Petersen has obviously never owned a BMW for that length of time/mileage. My experience that in half that mileage you'll be running into both major maintenance and repair problems.

    "simple minds need simple examples"

    I agree Petersen needs simple examples, but counting the battery cost of the Model S twice goes beyond simple and into intentional mis-information.
    Nov 6, 2011. 06:01 PM | Likes Like |Link to Comment
  • Electric Vehicle, Lithium-Ion Battery Investing For Imbeciles [View article]
    "Any questions?"

    Yeah - you really want to stand by that analysis?

    You really think a proper analysis factors in the cost of batteries as if they were an add-ons? You're effectively saying the Model S 160 costs $25K more than the equivalent 5-series, which it doesn't.

    You really think a proper analysis factors in the expected lifetime of the batteries but not the expected lifetime of the gas engine, transmission, fuel system, exhaust system, etc.?

    You really think a proper analysis doesn't factor in the differing maintenance costs of the two vehicles?

    You really think a proper analysis assumes drivers get better than the EPA combined mileage (22mpg) for the equivalent performance 5-series?

    You really think a 10-year analysis should assume gas remains at $4/gallon? Where I live, the premium gas the BMW is already more than that.

    Calculating TCO is complex and must be based on many assumptions, all of which Petersen has hand-waved away. What's interesting is that even with this extremely biased analysis, the difference comes out to about 1% of the vehicle cost per year. Not only is this minuscule for this class of buyers, it indicates that any proper analysis will show that the Model S will have a lower TCO than the BMW 5-series.
    Nov 6, 2011. 02:19 PM | 1 Like Like |Link to Comment
  • Is Stop-Start Idle Elimination Crushing Vehicle Electrification? [View article]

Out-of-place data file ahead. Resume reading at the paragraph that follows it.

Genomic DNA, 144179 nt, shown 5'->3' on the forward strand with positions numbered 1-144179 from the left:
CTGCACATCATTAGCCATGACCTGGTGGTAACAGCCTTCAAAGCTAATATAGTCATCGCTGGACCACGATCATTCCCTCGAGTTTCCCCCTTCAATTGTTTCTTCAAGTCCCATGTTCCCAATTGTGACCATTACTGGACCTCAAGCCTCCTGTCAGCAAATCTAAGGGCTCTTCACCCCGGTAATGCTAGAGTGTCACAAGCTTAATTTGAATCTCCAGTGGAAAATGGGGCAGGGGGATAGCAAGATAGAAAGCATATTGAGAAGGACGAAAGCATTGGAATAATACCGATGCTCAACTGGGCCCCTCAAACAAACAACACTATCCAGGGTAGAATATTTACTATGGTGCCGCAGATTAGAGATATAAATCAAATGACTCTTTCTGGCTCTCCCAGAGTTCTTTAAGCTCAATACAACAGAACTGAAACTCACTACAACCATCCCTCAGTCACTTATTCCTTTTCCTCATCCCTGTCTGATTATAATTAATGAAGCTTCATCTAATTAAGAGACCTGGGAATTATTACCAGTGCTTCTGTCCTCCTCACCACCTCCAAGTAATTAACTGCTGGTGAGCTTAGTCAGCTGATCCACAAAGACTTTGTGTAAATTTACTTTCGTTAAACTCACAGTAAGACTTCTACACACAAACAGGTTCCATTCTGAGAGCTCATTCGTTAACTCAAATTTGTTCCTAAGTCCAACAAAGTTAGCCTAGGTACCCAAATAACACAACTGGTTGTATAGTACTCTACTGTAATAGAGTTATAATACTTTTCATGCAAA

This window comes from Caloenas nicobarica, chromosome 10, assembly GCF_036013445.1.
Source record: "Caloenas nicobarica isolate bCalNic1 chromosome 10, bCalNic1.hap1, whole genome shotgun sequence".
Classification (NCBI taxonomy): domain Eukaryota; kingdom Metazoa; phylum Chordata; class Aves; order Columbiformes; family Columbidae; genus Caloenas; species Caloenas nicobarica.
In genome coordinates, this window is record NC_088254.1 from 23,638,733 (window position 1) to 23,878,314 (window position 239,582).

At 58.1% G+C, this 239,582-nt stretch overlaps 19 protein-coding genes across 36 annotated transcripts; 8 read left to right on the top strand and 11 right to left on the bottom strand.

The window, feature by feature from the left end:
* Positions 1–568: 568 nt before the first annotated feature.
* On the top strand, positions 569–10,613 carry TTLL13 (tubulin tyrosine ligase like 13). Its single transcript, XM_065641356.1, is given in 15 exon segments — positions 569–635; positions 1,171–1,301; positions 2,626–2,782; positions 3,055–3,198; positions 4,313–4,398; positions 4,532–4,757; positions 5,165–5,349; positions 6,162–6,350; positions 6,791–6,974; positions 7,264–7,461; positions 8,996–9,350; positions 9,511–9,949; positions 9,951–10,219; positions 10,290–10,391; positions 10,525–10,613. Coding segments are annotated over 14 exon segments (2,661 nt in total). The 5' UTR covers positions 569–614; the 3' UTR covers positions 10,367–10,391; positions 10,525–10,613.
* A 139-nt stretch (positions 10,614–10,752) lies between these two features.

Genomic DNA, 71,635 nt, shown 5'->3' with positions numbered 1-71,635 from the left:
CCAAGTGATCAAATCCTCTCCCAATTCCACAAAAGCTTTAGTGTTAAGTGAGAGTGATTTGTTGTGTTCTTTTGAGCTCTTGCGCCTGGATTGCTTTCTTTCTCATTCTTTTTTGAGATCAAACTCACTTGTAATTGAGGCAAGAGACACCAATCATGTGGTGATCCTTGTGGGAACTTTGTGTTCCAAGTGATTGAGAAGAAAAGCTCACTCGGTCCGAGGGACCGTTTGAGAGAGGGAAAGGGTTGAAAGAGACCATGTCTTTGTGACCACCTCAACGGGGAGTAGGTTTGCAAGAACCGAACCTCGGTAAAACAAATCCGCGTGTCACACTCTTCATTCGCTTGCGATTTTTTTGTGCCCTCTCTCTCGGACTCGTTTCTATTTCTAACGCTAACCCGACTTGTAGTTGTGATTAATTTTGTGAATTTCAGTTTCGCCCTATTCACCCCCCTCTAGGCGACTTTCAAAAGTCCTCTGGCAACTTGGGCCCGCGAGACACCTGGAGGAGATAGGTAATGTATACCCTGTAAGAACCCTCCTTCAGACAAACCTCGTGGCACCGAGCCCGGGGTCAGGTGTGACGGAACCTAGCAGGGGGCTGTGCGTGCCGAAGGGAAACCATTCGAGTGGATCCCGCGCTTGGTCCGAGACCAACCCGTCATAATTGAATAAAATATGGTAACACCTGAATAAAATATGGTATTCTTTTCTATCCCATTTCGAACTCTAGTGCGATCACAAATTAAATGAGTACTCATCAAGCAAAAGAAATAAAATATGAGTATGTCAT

Petersen: "Axion has always planned on implementing an platform technology business model based on Intel's."

    Intel makes its own chips in Fabs that it owns and operates. Those chips go into computers and mobile devices, etc. The equivalent would be for Axion to build and operate factories to make batteries which go into cars and trucks, etc.

    Your #3 is the ARM model. ARM is eating Intel's lunch in the mobile space, and Intel has no-where to go since ARM's profit per chip is way less than Intel demands. Interestingly, manufacturing is so important a profit center for Intel that they've signed up to make ARM chips, and pay ARM a licensing fee.
    Nov 6, 2011. 01:20 PM | Likes Like |Link to Comment
  • Electric Vehicle, Lithium-Ion Battery Investing For Imbeciles [View article]
    Petersen: "By the time you figure in wear and tear on the battery pack gasoline wins by a mile."

    Got any numbers to back that up?
    Nov 6, 2011. 12:01 PM | 1 Like Like |Link to Comment
  • Electric Vehicle, Lithium-Ion Battery Investing For Imbeciles [View article]
    Petersen: "The 6 billion couldn't care less about a car, but they all think electric lights, washing machines and refrigerators are more important ..."

    Are you investing in companies that make electric lights, washing machine, and refrigerators, then? If so, which ones and why?